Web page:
Hope Sandoval doesn't so much sing as breathe, but it's a captivating breathing more so than some people's singing, even. She can be ethereal, though she avoids being vulnerable or cute by forgoing the lilts and chirps of her peers. She can convey an icy distance, without having to shout to prove she's tough. Her whispery, breathy voice feels as if she's allowing you a brief glimpse into her private self, but she leaves the mystery intact.
On her new CD, Bavarian Fruit Bread, Sandoval sings a little more than she did with Mazzy Star. My Bloody Valentine's Colm O'Ciosoig, who, with Sandoval, forms the Warm Inventions, rarely leaves his foot on the pedal as long as he did in My Bloody Valentine. The fuzz and feedback are cleared away, and what remains is a quiet mixture of folk and country though with the vocals and hazy guitar effects, it avoids being big-hair-and-tight-jeans country. Sandoval herself plays some harmonica, and her wizardry with the glockenspiel lightens the music. (It's worth noting that the British folk guitarist Bert Jansch appears on "Butterfly Mornings" and "Charlotte.")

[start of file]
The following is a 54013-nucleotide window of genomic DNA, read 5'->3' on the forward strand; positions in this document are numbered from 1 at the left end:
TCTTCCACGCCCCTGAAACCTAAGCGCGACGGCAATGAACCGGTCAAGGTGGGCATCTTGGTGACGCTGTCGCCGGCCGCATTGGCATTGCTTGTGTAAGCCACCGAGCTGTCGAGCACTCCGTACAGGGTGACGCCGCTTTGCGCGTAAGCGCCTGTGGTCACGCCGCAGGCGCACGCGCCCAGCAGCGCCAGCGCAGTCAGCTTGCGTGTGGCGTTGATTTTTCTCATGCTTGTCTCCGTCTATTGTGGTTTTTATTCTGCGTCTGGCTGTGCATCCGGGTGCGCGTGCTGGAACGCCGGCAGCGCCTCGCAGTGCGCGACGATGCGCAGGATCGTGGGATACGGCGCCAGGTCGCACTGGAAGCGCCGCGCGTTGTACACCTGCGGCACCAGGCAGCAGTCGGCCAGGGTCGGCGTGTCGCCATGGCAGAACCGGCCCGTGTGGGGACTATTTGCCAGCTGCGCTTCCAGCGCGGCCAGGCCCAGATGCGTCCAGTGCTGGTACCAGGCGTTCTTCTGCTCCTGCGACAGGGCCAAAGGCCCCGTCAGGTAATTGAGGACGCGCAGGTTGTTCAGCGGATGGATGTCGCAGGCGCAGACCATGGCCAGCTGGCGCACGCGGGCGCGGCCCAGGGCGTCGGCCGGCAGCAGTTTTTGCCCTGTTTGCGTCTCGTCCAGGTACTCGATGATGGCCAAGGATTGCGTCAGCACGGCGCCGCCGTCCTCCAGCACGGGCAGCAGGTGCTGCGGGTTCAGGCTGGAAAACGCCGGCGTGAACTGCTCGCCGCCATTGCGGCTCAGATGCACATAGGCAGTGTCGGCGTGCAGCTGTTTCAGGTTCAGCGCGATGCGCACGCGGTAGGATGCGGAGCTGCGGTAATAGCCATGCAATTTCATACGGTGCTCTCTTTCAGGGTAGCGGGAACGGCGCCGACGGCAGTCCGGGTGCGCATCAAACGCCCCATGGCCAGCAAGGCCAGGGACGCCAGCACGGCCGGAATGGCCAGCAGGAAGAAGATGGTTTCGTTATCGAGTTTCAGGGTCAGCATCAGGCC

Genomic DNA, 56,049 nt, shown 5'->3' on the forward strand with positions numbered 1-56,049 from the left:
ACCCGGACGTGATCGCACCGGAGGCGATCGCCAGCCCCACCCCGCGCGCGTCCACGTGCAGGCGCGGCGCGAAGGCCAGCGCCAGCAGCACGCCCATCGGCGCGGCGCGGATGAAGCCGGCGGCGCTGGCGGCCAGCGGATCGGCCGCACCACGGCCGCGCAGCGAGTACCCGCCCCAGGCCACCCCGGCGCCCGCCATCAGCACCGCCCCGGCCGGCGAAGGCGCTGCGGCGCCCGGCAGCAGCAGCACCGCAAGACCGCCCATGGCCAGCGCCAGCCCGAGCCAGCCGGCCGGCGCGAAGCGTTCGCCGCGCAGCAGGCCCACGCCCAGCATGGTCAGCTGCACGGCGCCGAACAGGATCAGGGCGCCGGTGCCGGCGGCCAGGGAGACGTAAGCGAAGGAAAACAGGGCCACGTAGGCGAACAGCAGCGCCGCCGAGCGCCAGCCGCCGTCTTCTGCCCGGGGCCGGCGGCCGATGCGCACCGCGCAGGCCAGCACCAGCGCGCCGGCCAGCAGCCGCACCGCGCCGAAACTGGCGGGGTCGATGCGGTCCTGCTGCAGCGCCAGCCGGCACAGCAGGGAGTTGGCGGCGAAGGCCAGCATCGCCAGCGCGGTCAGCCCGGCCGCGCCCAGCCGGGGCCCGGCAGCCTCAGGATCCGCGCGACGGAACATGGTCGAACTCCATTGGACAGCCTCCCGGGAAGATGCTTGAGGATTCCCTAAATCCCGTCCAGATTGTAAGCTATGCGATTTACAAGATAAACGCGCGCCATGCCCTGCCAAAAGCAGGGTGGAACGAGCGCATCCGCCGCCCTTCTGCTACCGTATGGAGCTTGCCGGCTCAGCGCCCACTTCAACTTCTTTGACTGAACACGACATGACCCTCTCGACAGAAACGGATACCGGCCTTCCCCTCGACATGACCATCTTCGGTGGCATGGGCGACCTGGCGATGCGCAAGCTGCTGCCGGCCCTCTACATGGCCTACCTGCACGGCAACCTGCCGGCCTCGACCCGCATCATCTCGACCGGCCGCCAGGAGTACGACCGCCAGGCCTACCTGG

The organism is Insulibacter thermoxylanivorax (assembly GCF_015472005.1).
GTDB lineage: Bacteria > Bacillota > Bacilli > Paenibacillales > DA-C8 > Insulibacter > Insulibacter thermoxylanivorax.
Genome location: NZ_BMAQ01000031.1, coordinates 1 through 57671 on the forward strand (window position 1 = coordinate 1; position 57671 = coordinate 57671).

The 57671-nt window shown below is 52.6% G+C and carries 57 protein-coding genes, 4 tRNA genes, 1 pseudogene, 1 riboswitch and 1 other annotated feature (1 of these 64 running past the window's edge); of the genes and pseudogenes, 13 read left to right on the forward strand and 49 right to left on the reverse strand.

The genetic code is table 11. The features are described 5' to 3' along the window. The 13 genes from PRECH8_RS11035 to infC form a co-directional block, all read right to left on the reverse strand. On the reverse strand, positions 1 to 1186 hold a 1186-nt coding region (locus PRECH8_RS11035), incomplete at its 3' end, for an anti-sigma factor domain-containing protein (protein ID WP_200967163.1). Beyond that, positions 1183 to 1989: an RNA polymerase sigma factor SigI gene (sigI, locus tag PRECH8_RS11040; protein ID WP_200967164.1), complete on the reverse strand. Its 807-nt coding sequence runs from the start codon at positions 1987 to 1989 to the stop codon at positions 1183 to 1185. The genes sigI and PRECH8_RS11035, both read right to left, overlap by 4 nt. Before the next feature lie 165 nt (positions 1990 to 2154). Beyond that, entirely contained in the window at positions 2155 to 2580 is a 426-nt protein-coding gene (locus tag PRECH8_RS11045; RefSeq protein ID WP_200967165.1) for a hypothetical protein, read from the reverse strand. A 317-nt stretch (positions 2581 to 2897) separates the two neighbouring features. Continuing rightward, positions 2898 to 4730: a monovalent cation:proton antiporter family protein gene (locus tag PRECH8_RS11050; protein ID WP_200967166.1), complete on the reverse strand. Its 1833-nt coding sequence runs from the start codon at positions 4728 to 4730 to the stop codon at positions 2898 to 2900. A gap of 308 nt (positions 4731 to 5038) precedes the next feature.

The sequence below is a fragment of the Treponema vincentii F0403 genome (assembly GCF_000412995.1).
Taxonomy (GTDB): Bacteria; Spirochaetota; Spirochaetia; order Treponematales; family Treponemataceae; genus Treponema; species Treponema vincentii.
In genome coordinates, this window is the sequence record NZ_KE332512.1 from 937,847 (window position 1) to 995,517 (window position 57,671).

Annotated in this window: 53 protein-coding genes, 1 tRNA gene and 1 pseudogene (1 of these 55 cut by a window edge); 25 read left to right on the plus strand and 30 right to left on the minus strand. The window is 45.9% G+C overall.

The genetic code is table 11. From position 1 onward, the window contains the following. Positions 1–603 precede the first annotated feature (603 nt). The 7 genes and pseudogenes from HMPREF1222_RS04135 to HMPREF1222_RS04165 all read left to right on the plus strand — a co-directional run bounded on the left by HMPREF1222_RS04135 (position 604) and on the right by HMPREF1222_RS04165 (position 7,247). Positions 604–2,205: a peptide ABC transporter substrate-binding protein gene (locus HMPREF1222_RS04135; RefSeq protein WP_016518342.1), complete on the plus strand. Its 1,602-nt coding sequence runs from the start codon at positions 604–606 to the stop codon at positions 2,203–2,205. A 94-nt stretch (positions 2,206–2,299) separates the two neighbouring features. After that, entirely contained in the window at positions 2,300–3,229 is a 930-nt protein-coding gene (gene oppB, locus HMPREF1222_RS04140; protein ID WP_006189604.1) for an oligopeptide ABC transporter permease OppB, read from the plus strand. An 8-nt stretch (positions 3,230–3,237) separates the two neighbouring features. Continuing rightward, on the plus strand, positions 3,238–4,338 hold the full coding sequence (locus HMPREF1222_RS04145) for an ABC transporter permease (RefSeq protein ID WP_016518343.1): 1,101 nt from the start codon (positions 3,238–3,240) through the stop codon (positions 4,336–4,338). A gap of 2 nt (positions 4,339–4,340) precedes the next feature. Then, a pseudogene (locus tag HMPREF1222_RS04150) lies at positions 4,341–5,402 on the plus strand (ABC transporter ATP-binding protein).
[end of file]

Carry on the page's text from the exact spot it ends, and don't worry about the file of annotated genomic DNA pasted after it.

Sandoval is at her most bewitching in "Feeling of Gaze." The song captures the moment of eye contact when two people realize their lust is mutual. A cello and bass express the deep, intense longing, while the keyboard and Sandoval's voice provide the warmth or heat. She sings, "Got your hair down low, like a woman again. Got the feeling of gaze at the doorway again." There's a thickness in Sandoval's voice, so that hair comes out sounding like hail. She reveals her desire, but manages to hold on to the privacy and quietness that are a part of the feeling.
"Around My Smile" picks up where "Feeling of Gaze" leaves off. Now the hips start to sway, and the intensity gives way to smiles. Both songs talk about a connection happening again. In "Around My Smile," Sandoval sings "Got me goin' on again, around my smile. And I got a thoughtless feeling inside. I've got it going on." All of Sandoval's lyrics are a bit of a mystery, some for the sole reason that she barely brings her voice above a whisper. This song sounds playful, though. It's one of the most uptempo songs on the CD, with O'Ciosoig's backing vocals teasing Sandoval's.
Mazzy Star's "Fade Into You" was a sort of anthem a few years ago, used in countless TV shows and films as the lonely outcast sat in a bedroom and pined, or else triumphed at the high-school dance. Sandoval's voice and the slow, quiet tempo of her music are like flypaper for a certain type of girl, even as they're like sandpaper for many guys. If you're one of those girls, Bavarian Fruit Bread won't disappoint. It's magical and mysterious, compelling and complex. Just like a girl.